tooth health

Infections to the tooth classification, causes, symptoms and therapies

Important introduction

Being a delicious target of infections of all kinds, even the teeth are often found in the sight of bacteria.

These microscopic teeth enemies, attracted by rotting food residues trapped between the dental elements, attack the enamel and, upon reaching the dentin, continue their journey towards the dental pulp. Roughly speaking, this is how bacteria give life to most dental infections, from the simplest caries to the most complex pulpits.

Tooth infections are numerous and varied, and each of them is distinguished by its triggering cause and the symptoms with which it occurs (to learn more, see the introductory article on dental infections).

Table of dental infections

To simplify the analysis and offer an immediate understanding of the topic, the table shows all the main dental infections. We invite the reader to dwell on causes and symptoms to anticipate infections, possibly containing them in the bud. The following treatment will also present the therapies currently available to remove the infectious outbreak.


Infection triggered by the attack of some oral bacteria directly on the tooth enamel. The infection, evolving in a negative sense, can progressively destroy the hard tissues of the tooth, up to spoil the pulp.

  • Plaque deposit around the tooth
  • Reduction of saliva secretion (natural self-cleaning substance)
  • Crooked teeth and difficulty in carefully cleaning teeth
  • Poor oral hygiene
  • Diet rich in sugary foods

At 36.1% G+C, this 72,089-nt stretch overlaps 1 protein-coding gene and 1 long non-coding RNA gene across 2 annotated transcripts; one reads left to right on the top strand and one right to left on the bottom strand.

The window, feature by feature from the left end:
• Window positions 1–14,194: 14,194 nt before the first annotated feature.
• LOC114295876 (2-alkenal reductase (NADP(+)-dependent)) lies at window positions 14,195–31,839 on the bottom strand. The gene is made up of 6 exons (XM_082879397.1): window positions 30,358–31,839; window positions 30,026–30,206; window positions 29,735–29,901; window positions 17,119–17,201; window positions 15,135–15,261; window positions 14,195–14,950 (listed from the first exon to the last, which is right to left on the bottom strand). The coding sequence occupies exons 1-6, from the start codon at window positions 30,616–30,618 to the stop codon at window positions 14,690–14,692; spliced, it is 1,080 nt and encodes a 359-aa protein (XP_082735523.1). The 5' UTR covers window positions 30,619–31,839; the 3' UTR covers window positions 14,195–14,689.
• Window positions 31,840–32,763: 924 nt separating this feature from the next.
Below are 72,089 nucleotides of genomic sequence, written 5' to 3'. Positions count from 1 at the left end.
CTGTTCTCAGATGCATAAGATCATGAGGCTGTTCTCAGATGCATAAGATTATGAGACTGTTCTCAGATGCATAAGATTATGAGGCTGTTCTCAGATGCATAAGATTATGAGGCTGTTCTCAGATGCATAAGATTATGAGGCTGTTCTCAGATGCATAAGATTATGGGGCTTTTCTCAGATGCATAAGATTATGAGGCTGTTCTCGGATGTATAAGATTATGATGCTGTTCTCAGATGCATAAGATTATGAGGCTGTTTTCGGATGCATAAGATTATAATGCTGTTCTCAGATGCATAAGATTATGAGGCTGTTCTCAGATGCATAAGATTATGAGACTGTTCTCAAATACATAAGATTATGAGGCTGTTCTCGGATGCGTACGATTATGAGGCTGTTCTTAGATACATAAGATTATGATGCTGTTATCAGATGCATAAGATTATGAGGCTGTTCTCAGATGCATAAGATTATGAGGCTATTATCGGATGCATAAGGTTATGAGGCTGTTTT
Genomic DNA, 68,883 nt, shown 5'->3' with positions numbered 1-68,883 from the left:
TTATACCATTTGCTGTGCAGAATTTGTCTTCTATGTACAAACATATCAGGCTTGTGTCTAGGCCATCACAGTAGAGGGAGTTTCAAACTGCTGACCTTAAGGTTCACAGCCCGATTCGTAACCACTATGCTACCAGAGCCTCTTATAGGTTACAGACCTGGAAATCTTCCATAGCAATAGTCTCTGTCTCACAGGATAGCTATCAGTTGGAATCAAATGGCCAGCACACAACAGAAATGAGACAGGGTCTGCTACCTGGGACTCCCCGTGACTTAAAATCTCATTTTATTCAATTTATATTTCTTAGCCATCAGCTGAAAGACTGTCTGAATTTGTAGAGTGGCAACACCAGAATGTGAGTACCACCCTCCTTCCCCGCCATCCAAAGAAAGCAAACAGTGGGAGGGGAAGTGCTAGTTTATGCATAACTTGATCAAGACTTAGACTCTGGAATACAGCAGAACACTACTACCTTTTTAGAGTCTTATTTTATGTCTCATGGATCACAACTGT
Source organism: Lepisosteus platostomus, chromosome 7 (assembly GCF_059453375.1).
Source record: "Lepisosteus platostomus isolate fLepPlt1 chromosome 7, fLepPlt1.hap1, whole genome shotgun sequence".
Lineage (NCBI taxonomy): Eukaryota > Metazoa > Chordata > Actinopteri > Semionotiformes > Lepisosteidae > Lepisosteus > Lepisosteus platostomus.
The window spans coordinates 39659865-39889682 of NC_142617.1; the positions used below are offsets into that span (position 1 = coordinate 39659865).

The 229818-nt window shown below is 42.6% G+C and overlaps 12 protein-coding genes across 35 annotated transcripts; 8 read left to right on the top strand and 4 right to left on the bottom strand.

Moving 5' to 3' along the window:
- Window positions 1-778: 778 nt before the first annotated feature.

• Alteration of natural dental color (teeth appear yellow and opaque)
  • Evident presence of a dark furrow (rich in food residues in the putrefactive phase)
  • Halitosis
  • toothache
  • Sensitivity to heat, cold, sweet and acid
  • Possible degeneration in pulpitis, abscess and destruction of the root
  • Obturation (treatment of choice to combat this type of dental infection)
  • Devitalization (in case of progression of infection to the pulp)
  • Tooth extraction (extremely rare eventuality in the presence of mild to moderate caries)


Inflammation of the dental pulp (inflammation of the tooth nerve)

  • Complicated caries
  • Tooth trauma
  • Periodontitis or pyorrhea
  • Thermal insults derived from dental procedures (eg laser bleaching with CO 2 lamps)
  • Bruxism
  • Dental malocclusion
  • Poor / incorrect oral hygiene
  • Asymptomatic infection (first stage)
  • Toothache sharp, penetrating, pulsating
  • Toothache difficult to locate precisely
  • Accentuation of tooth pain during chewing
  • Increased dentinal sensitivity
  • Devitalization of the tooth (elective treatment to fight infection)
  • Administration of analgesics to mask pain
  • Tooth extraction (extreme cases)

Tooth abscess

Accumulation of pus (bacteria, white blood cells, cellular debris and plasma) in the tissues surrounding a tooth. The dental abscess tends to form, in particular, at the level of the gingiva, mandibular bone or dental pulp.

  • Complicated caries (which cause pus-rich dental infections)
  • Serious dental injuries
  • Poor steps on the teeth
  • Bad oral hygiene
  • Diabetes
  • Gastroesophageal reflux disease
  • AIDS
  • Dry mouth
  • Smoking and alcoholism
  • Long-term corticosteroid therapy
  • Fierce and implacable toothache
  • Swollen gums
  • Halitosis
  • Dentinal hypersensitivity
  • Temperature
  • Enlarged lymph nodes in the neck
  • Specific antibiotic care
  • Administration of anti-inflammatory / pain-relieving drugs (NSAIDs) to control pain
  • Drainage of pus

Dental cyst

Pathological sac lined with epithelium of lining and filled with serous, mucous or gaseous fluid. Typical complication of pulpal necrosis, the dental cyst always requires a rather invasive dental procedure.

  • pulpitis
  • Complicated caries
  • Dental granuloma
  • Tooth abscess
  • Dental inclusion
  • Bad devitalization
  • Poor tooth extraction
  • Asymptomatic (initial phase)
  • Toothache
  • Swelling of a mandibular / maxillary bone section
  • Swollen gums
  • Lip swelling
  • Halitosis
  • Dental mobility
  • Surgical removal of dental infection
  • Drainage of the dental cyst